II. NORTHEAST

Target Populations: Over 49,000 vulnerable people were reached through food distributions carried out by WFP Bosasso during the months of October and November.

Food Distribution and Use: WFP Bosasso distributed 401 tons of food aid commodities during the month of October and a further 426 tons during the month of November to various projects. These included the rehabilitation of administrative buildings, construction of water reservoirs and road repairs, the social support of five orphanage centres and the TB hospital in Bosasso and relief distributions to the internally displaced and flood-affected victims of Jeded village.

Monitoring: Puntland Food Security Assessment: Results from an initial FSAU food security assessment for the northeast region of Mudug, showed that better-off pastoralists are now poor, and poor pastoralists have become destitute (with no livestock, or unsustainable small herds). The pastoralists are being supported by relatives in rural areas, in urban centres, and in camps for displaced people.

Food insecurity of the worst affected pastoralist group was found to be aggravated by:

  • Poor livestock conditions in April resulted in no reproduction expected for 'shoats' until April/May 2000 and for camels until October 2000. Herd restocking has been delayed and the scarcity of milk has resulted in the high milk prices.
  • High prices of imported food staples (rice and sugar) due to inflation and hence poor terms of trade for pastoralists, despite high shoat prices.

Livestock condition is expected to improve over the next six weeks, in time for the peak export season this year. However, no restocking of herds can be expected until after the gu rains in April/May next year. In particular, destitute and poor pastoralists in rural areas will continue to require support. In addition, destitute displaced pastoralists will also require assistance to enable them to return from camps to rural areas.

Logistics: The MV Marsus arrived in Bosasso on 8 October carrying 500 tons maize, 60 tons pulses and 20 tons of vegetable oil.

III. NORTHWEST

Target Populations: Close to 39,200 beneficiaries were reached during the reporting period.

Food Distribution and Use: A total of 46 tons of food aid was released through Hargeisa and Berbera during the month of October and 235 tons in November. The food was distributed to various feeding centres, TB hospitals and street children.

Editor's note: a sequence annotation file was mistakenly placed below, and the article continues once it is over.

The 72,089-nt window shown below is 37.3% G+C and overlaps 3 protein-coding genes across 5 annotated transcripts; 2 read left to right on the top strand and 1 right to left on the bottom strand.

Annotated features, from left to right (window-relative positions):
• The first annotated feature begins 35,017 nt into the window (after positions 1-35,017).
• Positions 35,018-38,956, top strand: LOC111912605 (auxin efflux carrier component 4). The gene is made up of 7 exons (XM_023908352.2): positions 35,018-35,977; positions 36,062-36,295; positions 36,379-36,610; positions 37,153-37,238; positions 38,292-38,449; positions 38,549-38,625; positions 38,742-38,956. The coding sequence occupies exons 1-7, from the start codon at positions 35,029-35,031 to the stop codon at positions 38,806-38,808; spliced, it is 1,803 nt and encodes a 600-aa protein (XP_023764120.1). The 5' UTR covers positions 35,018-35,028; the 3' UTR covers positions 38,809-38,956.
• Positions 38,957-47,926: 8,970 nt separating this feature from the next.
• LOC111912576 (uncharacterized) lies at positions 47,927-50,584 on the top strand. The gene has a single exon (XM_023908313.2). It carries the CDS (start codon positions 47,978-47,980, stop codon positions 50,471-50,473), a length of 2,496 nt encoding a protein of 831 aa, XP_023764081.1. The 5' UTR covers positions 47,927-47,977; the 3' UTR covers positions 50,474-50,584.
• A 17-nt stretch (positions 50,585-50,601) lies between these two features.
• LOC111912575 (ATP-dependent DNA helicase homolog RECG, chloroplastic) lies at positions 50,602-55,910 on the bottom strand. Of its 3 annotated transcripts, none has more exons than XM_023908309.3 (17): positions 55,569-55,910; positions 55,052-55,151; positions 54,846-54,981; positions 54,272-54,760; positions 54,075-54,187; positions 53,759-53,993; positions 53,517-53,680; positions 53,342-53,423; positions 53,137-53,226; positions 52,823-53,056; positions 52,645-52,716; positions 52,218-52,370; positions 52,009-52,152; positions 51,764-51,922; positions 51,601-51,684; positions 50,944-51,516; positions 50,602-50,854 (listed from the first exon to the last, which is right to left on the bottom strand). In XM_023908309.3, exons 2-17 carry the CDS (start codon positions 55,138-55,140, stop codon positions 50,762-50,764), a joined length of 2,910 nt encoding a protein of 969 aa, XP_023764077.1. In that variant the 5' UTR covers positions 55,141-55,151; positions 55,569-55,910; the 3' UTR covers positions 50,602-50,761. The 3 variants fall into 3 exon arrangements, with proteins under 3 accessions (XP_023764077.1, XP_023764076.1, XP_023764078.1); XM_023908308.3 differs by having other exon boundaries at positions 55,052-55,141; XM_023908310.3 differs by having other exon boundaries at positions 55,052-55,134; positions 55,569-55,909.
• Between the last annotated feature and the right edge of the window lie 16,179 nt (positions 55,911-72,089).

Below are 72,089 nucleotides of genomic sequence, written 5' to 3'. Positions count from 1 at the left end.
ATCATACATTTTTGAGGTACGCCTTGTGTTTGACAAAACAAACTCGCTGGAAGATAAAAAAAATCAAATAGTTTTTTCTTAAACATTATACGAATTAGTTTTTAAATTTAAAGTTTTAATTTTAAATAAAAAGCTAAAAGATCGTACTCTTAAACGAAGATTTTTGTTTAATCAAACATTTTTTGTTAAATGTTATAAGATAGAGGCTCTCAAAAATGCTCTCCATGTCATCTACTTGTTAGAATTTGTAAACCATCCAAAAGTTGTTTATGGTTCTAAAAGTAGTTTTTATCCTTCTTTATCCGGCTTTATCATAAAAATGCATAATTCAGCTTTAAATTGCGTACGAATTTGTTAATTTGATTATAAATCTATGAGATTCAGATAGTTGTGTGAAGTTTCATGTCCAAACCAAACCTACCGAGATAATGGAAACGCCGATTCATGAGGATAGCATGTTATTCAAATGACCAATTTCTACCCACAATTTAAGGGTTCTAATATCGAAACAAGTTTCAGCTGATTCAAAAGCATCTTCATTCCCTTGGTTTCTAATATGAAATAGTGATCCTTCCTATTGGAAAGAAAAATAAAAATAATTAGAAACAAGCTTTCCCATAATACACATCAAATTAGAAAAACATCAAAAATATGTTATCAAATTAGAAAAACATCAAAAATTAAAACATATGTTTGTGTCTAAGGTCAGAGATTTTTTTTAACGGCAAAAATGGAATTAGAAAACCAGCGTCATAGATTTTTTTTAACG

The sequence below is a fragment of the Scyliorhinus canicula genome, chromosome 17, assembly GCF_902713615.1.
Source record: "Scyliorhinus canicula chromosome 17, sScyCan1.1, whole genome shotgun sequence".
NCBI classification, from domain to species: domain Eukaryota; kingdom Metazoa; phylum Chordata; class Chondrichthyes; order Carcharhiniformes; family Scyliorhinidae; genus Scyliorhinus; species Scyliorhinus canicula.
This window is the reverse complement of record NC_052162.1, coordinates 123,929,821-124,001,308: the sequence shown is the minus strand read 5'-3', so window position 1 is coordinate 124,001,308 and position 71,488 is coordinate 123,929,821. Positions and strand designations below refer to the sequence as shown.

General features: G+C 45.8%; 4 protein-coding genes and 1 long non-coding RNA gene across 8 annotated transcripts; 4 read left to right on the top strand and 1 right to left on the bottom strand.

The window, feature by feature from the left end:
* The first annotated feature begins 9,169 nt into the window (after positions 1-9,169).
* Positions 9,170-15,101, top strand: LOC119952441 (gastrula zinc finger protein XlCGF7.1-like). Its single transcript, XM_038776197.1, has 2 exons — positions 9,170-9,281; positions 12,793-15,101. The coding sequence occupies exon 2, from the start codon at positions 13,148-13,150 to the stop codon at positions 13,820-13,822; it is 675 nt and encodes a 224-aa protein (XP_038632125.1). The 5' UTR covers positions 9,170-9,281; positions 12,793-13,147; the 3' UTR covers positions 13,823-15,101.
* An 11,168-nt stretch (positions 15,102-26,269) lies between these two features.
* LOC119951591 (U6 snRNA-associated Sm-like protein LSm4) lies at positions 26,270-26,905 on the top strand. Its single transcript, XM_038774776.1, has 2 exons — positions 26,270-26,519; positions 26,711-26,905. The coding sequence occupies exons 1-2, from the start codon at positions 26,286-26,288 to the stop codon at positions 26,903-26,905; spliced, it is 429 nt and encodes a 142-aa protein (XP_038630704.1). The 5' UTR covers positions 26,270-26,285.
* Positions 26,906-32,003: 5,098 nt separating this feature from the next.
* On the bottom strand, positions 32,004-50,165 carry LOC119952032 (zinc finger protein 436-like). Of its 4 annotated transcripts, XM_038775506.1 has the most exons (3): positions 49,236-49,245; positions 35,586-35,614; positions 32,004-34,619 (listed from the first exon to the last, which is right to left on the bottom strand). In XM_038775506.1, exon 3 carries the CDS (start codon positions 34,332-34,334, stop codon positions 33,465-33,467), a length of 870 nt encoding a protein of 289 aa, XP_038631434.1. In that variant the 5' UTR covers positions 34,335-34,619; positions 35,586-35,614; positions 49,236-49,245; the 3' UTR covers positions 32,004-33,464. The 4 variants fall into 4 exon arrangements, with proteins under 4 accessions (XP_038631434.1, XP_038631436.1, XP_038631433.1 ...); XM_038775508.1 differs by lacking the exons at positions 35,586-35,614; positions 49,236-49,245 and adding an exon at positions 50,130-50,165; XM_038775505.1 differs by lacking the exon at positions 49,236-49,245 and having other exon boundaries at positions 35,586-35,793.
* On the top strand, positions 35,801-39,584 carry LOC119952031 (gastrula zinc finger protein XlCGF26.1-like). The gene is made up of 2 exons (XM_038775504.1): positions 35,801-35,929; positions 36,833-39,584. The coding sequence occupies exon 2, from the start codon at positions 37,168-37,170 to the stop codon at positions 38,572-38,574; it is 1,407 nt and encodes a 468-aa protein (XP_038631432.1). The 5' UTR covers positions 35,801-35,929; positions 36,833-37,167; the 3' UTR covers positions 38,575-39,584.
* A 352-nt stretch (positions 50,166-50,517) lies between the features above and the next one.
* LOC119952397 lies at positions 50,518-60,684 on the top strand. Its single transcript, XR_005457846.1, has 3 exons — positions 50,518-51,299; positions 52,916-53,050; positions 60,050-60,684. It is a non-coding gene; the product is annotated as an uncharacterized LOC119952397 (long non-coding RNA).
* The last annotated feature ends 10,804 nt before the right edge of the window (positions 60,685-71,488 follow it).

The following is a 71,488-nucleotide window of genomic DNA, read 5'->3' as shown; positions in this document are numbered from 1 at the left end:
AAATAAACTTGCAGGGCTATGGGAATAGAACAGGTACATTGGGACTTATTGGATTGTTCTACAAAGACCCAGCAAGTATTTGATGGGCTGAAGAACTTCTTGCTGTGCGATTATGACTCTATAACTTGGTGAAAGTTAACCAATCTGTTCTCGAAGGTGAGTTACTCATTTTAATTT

Following a food security assessment conducted by FSAU for Somaliland from 13 - 27 October, it was found that most food economy groups were becoming less vulnerable due to the improving economic (livestock) and climatic conditions and the food aid and agricultural assistance delivered to this region.

However, pockets of vulnerability still exist. The current acute food insecurity is concentrated among the poor pastoralists in Hawd areas of Sool and Toghdeer with the affected population estimated to be between 40 – 60,000 people. Levels of chronic vulnerability have been rising and have deteriorated into the present acute food insecurity. It is expected that the acute vulnerability will diminish in two to three months as livestock condition (for sale) and production (for milk) improves. A further assessment will be undertaken.

FSAU has proposed immediate food/cash assistance for a period of six to eight weeks to protect minimal assets and improve nutrition and structural interventions and access to water for poor households.

Monitoring: Monthly monitoring of feeding centres in Boroma took place on 9 November with no major issues reported.

Logistics: The MV Marsus arrived in Berbera during the month of October carrying 500 tons maize, 60 tons pulses, 20 tons vegetable oil and 30.85 tons CSB.

PRRO 6073.00 - Resourcing Status, As at Dec. 17, 1999

DONOR
AMOUNT US$
METRIC TONS
Netherlands
1,625,000
1,775
Switzerland
117,450
102
Denmark
837,682
1,000
Germany
1,103,905
1,500
Ireland
265,957
265
Italy
4,000,000
3,980
Sweden
230,000
150
EU
8,000,000
8,500
Saudi Arabia
118,948
100
CIDA
1,008,062
1,120
Japan
3,900,000
4,622
TOTAL
21,207,004
23,114
PRRO 6073.00 - Requirements July 1999 - June 2000: 29,534 TONS
BALANCE REQUIRED TO JUNE 2000: 6,420 TONS

Close to 6,500 tons is yet to be resourced until June 2000 with a break in the pipeline expected in April 2000 should these requirements not be fulfilled.

COMMODITY TRACKING SYSTEM - CTS

The month of October saw the installation of the Commodity Movement Processing and Analysis System (COMPAS) in the Somalia Country Office in Nairobi. The installation of COMPAS was overseen by a CTS representative from Rome together with the CTS Somalia team. Two observers from the DRC also attended the installation.

COMPAS is WFP’s global commodity tracking system. It is an electronic system for monitoring the progress of commodities from the time of their arrival through to their hand over to implementing partners.

Using COMPAS you can see how much of any commodity is now available, how much is due to arrive and how these commodities compare with the needs.

COMPAS implementation in the Somalia Country Office is planned to be effected as soon as possible, and the main focus will be on food commodities received and dispatched under the PRRO 6073. The immediate emphasis would be to focus on the reporting tool and report formats incorporated into COMPAS. Various departments and persons who usually source information from CTS are being approached to aid in underpinning report requirements that may be feasibly obtained from COMPAS.

INTERNAL MANAGEMENT ASPECTS

  • The Horn of Africa Food Aid Targeting and Distribution in Complex Emergencies Forum was successfully held at the Naro Moru River Lodge - Nanyuki, Kenya, from 29 November to 4 December 1999. The forum allowed for learning, sharing of information, identifying and adopting appropriate and realistic targeting and food distribution methods especially in Somalia and southern Sudan. At the end of it, workplans were produced for Somalia and southern Sudan to guide in application of the agreed best practices.
  • Mr. James Legg joins WFP Somalia as OIC for Bosasso starting 8 November. He replaces Mr. Elmigdad Abdalla who has moved to WFP Rwanda.
  • Ms. Kaniz Khan joins WFP Somalia as OIC for Hargeisa starting 18 November. Kaniz replaces Mr. El Saeid Sirelkhatim who takes up the position as Logistics Officer with WFP Burundi.
  • Ms. Evelyn Etyang joins WFP's Programming Unit as data entry clerk, and will be working on streamlining the flow of data from the various field stations, and the logistics operations.

(All tonnages in the report refer to metric tons)